A PET CAT has become the first animal in the UK to officially be diagnosed with Covid-19.
It's understood that the cat caught the disease from its owners, who live in England.
They noticed something was wrong after realising the feline was suffering respiratory problems, and was frequently short of breath.
The cat was confirmed to have the virus after being tested at the Animal and Plant Health Agency (APHA) laboratory in Weybridge last Wednesday.
The Prime Minister's official spokesman confirmed the news: "The test was carried out by the Animal and Plant Health Agency laboratory having been referred by a private vet who the owners had taken the cat to see.
"Its symptoms were a respiratory infection with a nasal discharge and some shortness of breath."
Both the cat and its owners have since fully recovered from the virus, with all involved fortunately only showing mild symptoms.
Health officials insisted that there was no evidence that the cat transmitted the disease to its owners.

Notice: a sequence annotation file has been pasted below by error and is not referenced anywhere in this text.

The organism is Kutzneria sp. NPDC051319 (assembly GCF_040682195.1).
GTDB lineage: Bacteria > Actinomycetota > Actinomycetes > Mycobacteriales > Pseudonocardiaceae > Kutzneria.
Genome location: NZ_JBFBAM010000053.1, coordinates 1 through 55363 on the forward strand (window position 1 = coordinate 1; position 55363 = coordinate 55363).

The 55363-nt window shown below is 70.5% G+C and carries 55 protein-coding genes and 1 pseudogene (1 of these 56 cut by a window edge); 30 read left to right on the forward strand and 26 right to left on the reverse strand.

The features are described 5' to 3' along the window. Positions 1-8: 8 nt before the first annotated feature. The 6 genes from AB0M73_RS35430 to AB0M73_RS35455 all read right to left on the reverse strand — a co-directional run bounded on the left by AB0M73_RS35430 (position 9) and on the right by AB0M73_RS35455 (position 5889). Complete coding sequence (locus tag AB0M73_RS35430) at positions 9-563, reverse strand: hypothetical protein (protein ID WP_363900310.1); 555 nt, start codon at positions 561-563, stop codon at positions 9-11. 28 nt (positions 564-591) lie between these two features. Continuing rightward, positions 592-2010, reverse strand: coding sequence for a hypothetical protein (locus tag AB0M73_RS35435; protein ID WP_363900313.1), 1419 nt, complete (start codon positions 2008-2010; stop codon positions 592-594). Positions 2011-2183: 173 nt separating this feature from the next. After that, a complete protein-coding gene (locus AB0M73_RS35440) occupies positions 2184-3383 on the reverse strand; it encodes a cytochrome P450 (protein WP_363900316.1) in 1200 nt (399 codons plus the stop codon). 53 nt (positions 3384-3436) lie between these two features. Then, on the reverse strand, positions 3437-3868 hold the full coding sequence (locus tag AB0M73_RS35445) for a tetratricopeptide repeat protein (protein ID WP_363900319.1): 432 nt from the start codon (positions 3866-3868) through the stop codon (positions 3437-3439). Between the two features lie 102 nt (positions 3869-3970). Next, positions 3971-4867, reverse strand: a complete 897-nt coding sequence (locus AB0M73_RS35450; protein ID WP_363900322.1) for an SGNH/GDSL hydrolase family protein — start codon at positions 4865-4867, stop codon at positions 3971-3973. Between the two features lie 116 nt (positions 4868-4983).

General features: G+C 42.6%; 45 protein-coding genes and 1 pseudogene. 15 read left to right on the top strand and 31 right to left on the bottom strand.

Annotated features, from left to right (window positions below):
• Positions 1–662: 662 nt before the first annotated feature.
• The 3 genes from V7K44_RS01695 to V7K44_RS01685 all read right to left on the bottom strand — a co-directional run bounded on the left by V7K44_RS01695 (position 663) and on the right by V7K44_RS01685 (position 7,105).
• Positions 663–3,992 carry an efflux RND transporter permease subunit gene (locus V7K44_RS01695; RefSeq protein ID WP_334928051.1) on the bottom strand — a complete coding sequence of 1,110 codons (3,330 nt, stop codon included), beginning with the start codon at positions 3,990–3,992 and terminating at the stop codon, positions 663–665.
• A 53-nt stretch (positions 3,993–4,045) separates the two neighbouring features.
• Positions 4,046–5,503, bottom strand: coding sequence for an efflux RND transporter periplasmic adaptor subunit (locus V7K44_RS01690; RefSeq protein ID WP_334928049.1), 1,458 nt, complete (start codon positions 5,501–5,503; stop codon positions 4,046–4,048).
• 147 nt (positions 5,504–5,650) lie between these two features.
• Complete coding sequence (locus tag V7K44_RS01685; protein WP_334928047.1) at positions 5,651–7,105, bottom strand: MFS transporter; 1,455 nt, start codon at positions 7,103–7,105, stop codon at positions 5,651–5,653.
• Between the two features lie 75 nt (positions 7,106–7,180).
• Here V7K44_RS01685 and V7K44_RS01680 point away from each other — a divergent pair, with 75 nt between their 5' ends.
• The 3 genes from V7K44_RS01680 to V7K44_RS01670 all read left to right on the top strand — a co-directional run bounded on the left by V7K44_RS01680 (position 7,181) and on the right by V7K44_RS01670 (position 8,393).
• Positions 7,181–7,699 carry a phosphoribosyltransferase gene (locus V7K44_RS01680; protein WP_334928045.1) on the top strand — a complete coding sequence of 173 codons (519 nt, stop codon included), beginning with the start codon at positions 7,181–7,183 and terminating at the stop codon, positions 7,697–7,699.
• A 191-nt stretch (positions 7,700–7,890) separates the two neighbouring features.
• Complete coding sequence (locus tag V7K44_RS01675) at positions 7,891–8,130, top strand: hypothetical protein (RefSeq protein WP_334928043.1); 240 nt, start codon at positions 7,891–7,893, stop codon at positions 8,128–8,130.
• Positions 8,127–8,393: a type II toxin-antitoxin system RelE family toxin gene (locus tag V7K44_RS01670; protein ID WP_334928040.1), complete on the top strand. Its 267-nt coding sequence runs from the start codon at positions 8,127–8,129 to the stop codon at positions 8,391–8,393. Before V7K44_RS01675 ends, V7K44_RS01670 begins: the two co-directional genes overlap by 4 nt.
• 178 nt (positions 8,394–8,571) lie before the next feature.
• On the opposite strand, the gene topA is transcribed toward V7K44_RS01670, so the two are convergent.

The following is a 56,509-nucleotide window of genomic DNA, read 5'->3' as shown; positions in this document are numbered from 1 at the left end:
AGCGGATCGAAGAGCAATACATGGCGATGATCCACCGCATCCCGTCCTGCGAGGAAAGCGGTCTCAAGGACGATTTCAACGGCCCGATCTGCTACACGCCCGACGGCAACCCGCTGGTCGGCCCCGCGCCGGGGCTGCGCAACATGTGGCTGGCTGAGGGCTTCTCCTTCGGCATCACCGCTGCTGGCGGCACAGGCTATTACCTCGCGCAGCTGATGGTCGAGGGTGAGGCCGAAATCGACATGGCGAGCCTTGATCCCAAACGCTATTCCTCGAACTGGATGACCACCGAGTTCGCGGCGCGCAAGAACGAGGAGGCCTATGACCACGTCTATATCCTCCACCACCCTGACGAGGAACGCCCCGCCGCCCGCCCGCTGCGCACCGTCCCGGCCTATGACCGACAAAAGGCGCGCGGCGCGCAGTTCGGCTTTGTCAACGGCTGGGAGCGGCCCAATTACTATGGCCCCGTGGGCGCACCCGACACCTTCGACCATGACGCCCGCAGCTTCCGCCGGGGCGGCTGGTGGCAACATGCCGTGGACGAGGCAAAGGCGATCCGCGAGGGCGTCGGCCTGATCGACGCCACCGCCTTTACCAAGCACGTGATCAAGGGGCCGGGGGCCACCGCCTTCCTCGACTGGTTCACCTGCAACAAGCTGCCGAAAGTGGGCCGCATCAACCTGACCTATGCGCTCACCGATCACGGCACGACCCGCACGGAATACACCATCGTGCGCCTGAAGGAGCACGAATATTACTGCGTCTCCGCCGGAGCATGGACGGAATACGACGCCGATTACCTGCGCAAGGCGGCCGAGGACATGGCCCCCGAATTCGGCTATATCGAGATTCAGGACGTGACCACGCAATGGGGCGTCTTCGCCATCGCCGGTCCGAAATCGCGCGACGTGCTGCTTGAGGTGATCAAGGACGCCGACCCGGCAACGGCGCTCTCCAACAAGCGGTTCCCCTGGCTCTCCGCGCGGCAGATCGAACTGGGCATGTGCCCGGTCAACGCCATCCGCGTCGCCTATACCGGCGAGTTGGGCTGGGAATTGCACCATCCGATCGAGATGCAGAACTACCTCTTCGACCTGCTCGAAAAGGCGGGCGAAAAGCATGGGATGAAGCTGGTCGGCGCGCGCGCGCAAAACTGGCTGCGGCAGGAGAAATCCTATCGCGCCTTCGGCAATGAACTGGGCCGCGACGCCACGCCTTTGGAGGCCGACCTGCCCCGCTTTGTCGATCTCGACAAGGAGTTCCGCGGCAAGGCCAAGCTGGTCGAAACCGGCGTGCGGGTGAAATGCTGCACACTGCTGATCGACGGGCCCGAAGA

"There is no evidence to suggest that pets directly transmit the virus to humans. We will continue to monitor this situation closely and will update our guidance to pet owners should the situation change," admitted Chief Veterinary Officer Christine Middlemiss of Public Health England.
Experts have warned people to avoid cuddling their pets if they have the virus. They also advise keeping cats indoors so there is zero risk they can spread germs around a neighbourhood.
It isn't the first time an animal has been diagnosed with Covid-19 since the outbreak.
The first dog in the world to catch coronavirus died after it was declared disease-free and returned home to its owner in Hong Kong.
The 17-year-old Pomeranian, whose owner caught Covid-19, had been quarantined at a government facility but returned home over the weekend.